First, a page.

For the study, the dogs had to sniff 362 samples provided by men with confirmed diagnosis and 540 samples of a control group of adults without prostate cancer. The control group consisted of men and women who were either healthy or had various health problems including other forms of cancer.
The study was blinded so that the handlers giving the dogs samples to smell did not know whether they were from prostate cancer patients or the control group.
Results were impressive. One dog achieved 100% and the other 98.6% sensitivity, (correctly identifying those with the disease). The dogs also attained 98.7% and 97.6% specificity, (correctly identifying those without the disease). False positives and false negatives were therefore kept to very low levels.
Since the PSA test used to initially detect prostate cancer is highly unreliable, submitting samples of suspected cases before two or more dogs could be a dependable second stage screening tool.
Dr. Guest explains, “Prostate biopsy is very painful and there are infection risks. This could really help a doctor making a decision about whether to take a biopsy or not.”
Frankie sniffs out thyroid cancer
The second example is from a group at the University of Arkansas led by Donald Bodenner, M.D., Ph.D., chief of endocrine oncology, who reported their findings at the annual Endocrine Society meeting.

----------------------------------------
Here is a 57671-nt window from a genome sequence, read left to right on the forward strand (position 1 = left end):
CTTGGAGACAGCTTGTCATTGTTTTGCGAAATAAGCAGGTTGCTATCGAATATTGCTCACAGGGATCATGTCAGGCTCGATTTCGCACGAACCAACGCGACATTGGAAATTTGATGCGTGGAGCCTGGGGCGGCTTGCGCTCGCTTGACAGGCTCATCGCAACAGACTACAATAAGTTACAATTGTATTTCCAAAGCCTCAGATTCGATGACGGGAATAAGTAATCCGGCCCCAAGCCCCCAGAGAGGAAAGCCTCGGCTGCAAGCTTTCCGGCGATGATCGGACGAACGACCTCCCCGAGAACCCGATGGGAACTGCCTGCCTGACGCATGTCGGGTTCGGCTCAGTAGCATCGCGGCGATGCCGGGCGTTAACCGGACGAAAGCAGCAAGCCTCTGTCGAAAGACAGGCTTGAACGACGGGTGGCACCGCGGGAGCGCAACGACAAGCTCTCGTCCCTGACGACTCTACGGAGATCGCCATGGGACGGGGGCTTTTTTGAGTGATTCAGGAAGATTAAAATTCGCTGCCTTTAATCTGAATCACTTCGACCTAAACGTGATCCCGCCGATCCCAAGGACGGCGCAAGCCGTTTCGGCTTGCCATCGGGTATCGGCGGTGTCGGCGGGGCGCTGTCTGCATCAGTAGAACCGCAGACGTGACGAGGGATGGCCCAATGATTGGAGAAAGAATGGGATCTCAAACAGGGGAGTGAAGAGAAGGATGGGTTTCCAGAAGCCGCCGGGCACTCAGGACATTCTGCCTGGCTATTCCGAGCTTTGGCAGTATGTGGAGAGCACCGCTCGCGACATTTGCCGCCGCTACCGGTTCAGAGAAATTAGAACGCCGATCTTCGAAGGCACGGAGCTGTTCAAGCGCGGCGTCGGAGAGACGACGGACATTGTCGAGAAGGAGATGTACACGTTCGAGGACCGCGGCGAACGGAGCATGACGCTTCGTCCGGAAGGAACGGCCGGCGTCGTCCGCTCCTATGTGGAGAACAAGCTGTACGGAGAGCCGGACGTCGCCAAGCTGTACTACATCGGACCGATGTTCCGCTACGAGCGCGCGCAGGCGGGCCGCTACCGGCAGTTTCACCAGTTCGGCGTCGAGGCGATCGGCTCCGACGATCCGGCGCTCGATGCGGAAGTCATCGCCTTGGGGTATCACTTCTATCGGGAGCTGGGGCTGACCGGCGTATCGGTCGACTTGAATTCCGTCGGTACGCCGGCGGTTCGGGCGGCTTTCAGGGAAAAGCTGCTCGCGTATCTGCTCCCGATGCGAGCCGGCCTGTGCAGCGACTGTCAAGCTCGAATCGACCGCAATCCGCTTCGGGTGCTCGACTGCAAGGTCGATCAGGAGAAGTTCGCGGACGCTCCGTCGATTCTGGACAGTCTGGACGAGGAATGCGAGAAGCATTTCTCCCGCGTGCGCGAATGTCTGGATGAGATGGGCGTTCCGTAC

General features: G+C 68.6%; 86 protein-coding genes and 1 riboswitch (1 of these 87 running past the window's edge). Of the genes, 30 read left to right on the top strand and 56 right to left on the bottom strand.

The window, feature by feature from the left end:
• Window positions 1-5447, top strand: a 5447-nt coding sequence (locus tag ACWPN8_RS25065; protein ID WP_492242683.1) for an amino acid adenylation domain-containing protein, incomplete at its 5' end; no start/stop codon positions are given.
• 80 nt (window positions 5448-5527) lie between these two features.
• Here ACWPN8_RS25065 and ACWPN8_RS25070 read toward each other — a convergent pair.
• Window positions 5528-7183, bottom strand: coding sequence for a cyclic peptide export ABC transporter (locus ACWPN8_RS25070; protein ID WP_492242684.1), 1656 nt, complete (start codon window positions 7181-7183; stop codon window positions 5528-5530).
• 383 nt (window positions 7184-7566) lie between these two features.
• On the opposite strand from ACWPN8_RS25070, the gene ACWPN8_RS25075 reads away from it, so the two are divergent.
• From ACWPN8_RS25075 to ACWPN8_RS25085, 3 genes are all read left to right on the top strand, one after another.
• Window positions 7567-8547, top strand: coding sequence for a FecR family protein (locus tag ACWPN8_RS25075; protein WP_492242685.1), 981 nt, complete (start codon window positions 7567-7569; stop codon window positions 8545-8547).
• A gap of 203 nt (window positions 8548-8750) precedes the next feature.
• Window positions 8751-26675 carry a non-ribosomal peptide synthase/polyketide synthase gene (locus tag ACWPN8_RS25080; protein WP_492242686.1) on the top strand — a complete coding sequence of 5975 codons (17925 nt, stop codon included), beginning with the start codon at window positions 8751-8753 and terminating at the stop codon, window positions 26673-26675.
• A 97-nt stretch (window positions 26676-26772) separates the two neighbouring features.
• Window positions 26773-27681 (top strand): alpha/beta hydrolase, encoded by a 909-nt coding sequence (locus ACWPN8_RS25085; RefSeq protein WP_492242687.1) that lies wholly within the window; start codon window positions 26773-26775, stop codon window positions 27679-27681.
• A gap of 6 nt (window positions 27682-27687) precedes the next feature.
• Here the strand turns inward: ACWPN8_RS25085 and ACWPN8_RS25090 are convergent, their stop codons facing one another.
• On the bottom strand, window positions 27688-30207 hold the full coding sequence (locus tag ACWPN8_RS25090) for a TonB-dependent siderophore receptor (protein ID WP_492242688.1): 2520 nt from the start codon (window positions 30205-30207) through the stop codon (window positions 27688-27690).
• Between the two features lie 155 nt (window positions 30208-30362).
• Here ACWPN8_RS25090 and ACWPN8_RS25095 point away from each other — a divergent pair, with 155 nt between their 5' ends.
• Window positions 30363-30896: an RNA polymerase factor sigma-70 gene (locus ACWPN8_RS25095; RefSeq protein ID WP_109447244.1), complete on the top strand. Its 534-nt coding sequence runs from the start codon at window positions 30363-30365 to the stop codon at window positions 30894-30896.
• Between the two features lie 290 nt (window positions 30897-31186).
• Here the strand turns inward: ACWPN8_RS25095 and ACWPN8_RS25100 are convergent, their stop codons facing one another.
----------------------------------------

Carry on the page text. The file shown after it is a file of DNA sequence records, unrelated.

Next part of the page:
Frankie the German shepherd, after six months training, was presented with 34 urine samples. These came from people who had sought treatment at a thyroid clinic because they had two or more nodules that posed a cancer risk.
Frankie gave his diagnosis before the pathology laboratory reported its findings.
Frankie was accurate in 30 of the 34 samples with a sensitivity of 86.6% and specificity of 89.5%.
Dr Bodenner commented that “Current diagnostic procedures for thyroid cancer often yield uncertain results, leading to recurrent medical procedures and a large number of thyroid surgeries performed unnecessarily.
“Based on preliminary data, scent detection by trained canines serves as a noninvasive, inexpensive and highly specific adjunct to current diagnostic practices.
“If we can get sample numbers into the hundreds and still maintain a 90% accuracy, we’re probably going to be ready for prime-time, but that’s going to be several years from now.
“But it’s very doable. We have to get the statistics to convince people that this isn’t some stupid idea.”
Besides skin, prostate and thyroid cancers, dogs have also been trained to detect bladder, lung, breast, ovarian and colorectal cancers.
Some of the diagnostic results in these cancers have been very impressive.
For instance in 240 blood and tissue samples drawn from ovarian cancer patients and controls, two black Giant Schnauzers achieved a 100% sensitivity and 98% specificity in the blood and 99% and 97% sensitivity and specificity respectively in the tissues.
In colorectal cancer, of 185 stool samples, a Labrador retriever achieved a sensitivity of 97% and specificity of 99%.